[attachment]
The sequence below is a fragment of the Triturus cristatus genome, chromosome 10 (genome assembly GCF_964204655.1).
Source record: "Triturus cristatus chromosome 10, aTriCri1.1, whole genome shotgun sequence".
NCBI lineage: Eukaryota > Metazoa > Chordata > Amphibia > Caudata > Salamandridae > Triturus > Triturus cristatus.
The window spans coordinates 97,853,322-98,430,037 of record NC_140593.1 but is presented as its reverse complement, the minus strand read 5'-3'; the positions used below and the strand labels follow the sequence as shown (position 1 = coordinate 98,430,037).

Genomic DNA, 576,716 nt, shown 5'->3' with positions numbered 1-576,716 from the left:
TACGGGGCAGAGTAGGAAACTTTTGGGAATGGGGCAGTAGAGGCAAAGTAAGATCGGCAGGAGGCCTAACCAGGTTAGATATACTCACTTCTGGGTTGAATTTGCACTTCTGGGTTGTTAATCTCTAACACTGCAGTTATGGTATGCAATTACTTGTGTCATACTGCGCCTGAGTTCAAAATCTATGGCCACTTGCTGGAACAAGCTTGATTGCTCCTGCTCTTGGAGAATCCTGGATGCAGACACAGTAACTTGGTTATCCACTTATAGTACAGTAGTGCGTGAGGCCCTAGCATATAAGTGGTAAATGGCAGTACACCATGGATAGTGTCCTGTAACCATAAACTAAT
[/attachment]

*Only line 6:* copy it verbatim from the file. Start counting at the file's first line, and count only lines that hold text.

TACGGGGCAGAGTAGGAAACTTTTGGGAATGGGGCAGTAGAGGCAAAGTAAGATCGGCAGGAGGCCTAACCAGGTTAGATATACTCACTTCTGGGTTGAATTTGCACTTCTGGGTTGTTAATCTCTAACACTGCAGTTATGGTATGCAATTACTTGTGTCATACTGCGCCTGAGTTCAAAATCTATGGCCACTTGCTGGAACAAGCTTGATTGCTCCTGCTCTTGGAGAATCCTGGATGCAGACACAGTAACTTGGTTATCCACTTATAGTACAGTAGTGCGTGAGGCCCTAGCATATAAGTGGTAAATGGCAGTACACCATGGATAGTGTCCTGTAACCATAAACTAAT